Year in and year out, most lawyers handling back injury cases see a lot of herniated discs and fractured vertebra.  A less common and for many lawyers poorly understood back injury is syringomyelia.

Syringomyelia is a condition in which a cyst or cavity forms within the spinal cord. While it may be congenital or caused by illness, when there are no symptoms and then it immediately shows up on an MRI after a truck folds up the rear of the person’s car, there is a good chance it is caused by trauma. Motor vehicle collisions are the most common traumatic cause of syringomyelia.

This cavity or cyst, called a syrinx, expands and elongates over time, destroying the center of the cord. Since the spinal cord connects the brain to the nerves in the extremities, this damage may result in pain, weakness, and stiffness in the back, shoulders, arms or legs. Other symptoms may include headaches and loss of the ability to feel extremes of hot or cold, especially in the hands and disruption in body temperature. SM may also adversely affect sweating, sexual function and bladder and bowel control. In extreme cases it may lead to paralysis.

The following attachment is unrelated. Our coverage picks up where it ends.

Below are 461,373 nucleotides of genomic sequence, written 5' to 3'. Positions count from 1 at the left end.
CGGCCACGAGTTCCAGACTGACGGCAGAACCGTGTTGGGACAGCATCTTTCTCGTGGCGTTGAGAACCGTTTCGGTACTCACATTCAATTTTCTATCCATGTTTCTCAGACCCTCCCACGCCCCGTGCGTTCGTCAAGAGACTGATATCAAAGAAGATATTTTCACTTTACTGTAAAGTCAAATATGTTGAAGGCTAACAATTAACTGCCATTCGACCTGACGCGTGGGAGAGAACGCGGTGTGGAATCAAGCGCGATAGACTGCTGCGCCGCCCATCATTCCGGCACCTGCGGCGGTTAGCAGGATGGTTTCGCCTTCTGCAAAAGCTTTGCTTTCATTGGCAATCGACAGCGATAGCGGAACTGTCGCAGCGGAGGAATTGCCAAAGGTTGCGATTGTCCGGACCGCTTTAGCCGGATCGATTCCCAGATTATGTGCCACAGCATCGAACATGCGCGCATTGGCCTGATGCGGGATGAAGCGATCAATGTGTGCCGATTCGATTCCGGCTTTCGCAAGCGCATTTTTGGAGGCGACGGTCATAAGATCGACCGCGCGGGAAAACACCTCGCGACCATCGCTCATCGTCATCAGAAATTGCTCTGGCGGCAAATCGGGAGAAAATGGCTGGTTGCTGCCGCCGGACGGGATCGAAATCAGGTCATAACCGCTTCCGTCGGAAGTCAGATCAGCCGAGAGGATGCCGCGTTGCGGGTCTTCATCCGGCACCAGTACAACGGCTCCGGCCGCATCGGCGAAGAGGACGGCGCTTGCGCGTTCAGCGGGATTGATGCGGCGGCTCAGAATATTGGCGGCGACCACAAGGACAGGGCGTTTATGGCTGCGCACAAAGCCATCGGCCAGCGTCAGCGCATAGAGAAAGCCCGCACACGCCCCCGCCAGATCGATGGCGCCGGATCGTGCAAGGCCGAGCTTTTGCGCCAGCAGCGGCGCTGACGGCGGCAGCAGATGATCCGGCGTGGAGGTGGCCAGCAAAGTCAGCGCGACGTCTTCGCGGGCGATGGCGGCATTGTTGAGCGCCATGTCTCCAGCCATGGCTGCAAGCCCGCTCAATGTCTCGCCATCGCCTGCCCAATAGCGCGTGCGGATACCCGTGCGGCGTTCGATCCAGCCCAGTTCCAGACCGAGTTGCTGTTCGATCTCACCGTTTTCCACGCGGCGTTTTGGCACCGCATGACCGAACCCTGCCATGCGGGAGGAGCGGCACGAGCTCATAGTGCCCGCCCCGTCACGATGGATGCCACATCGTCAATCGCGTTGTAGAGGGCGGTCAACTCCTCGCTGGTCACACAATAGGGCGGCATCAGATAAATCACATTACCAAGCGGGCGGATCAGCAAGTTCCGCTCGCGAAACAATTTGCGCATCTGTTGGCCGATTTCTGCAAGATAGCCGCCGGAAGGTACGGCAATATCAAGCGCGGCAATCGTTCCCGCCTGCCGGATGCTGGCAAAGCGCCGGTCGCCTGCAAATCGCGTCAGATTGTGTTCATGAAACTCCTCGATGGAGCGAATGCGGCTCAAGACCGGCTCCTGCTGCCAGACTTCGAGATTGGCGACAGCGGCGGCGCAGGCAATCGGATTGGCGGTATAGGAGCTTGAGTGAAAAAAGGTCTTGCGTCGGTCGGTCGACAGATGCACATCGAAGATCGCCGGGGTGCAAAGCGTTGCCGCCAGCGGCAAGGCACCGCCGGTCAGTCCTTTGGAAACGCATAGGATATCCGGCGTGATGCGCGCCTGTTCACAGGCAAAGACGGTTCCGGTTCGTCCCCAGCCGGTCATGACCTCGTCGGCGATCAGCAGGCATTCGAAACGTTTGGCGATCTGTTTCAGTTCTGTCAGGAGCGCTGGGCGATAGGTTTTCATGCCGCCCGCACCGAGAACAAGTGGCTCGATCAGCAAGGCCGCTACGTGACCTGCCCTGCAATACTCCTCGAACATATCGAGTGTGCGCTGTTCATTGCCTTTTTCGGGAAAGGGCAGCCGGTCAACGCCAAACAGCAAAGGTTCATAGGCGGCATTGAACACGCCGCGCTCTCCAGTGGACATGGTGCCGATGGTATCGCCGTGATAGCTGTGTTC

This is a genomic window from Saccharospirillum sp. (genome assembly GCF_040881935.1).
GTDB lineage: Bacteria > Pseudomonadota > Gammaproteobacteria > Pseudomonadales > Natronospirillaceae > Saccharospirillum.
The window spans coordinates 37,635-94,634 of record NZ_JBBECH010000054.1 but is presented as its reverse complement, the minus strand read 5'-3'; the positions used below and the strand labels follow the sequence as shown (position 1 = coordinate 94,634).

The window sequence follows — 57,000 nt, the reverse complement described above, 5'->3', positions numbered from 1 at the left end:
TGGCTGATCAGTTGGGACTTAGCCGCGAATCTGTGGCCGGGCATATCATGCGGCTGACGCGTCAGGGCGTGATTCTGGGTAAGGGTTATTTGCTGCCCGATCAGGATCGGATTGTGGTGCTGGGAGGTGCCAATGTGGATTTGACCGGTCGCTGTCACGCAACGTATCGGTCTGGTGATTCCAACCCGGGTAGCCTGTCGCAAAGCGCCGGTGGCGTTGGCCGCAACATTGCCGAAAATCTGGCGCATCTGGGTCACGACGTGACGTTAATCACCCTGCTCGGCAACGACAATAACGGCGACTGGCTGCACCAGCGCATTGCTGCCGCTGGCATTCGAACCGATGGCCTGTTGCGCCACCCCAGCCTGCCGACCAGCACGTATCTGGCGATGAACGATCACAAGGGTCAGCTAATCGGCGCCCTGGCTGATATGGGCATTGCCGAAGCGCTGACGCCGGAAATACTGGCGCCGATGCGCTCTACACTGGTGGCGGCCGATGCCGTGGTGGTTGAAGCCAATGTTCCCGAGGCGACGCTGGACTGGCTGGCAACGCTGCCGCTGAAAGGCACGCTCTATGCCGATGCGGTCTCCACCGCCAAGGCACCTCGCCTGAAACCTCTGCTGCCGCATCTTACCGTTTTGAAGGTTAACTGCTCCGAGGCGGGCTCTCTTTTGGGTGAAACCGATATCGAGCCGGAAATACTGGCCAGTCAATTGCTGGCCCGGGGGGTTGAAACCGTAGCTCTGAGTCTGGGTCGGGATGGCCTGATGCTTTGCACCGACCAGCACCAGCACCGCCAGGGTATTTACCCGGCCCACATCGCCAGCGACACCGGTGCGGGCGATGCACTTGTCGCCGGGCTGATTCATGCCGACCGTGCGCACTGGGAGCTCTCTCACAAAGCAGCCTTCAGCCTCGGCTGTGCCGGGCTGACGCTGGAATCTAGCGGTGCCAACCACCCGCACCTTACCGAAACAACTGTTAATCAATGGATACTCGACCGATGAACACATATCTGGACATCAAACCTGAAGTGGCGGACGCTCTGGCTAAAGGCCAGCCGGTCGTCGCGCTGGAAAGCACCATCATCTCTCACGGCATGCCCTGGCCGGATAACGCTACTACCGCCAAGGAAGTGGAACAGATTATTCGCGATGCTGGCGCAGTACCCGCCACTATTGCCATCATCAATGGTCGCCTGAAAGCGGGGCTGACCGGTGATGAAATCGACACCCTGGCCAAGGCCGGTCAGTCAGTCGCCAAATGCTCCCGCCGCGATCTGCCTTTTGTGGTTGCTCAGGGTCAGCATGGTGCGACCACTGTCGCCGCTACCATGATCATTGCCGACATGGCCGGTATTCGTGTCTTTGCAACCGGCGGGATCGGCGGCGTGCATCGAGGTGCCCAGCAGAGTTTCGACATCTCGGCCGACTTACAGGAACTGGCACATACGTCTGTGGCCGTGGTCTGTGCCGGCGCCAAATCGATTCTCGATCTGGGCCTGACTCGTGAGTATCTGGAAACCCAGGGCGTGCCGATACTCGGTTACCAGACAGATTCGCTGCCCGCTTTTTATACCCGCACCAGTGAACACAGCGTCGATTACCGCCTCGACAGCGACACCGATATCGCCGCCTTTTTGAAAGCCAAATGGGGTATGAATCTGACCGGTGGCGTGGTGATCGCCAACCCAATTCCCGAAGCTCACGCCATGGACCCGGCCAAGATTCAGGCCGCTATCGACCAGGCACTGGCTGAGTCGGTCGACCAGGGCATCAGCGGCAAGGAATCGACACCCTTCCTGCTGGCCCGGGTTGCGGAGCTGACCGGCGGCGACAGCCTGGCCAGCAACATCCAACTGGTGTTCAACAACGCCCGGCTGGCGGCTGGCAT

Conservative treatment may involve multiple pain medications. In some patients it may be necessary to drain the syrinx, which can be accomplished using a catheter, drainage tubes, and valves. Surgery is usually recommended for syringomyelia patients, though the rate of success for surgery is not as high as with, for example, ruptured intervetebral discs.  However, surgery is only recommended when the condition is severe enough, and doctors may choose to defer surgery as long as appears safe.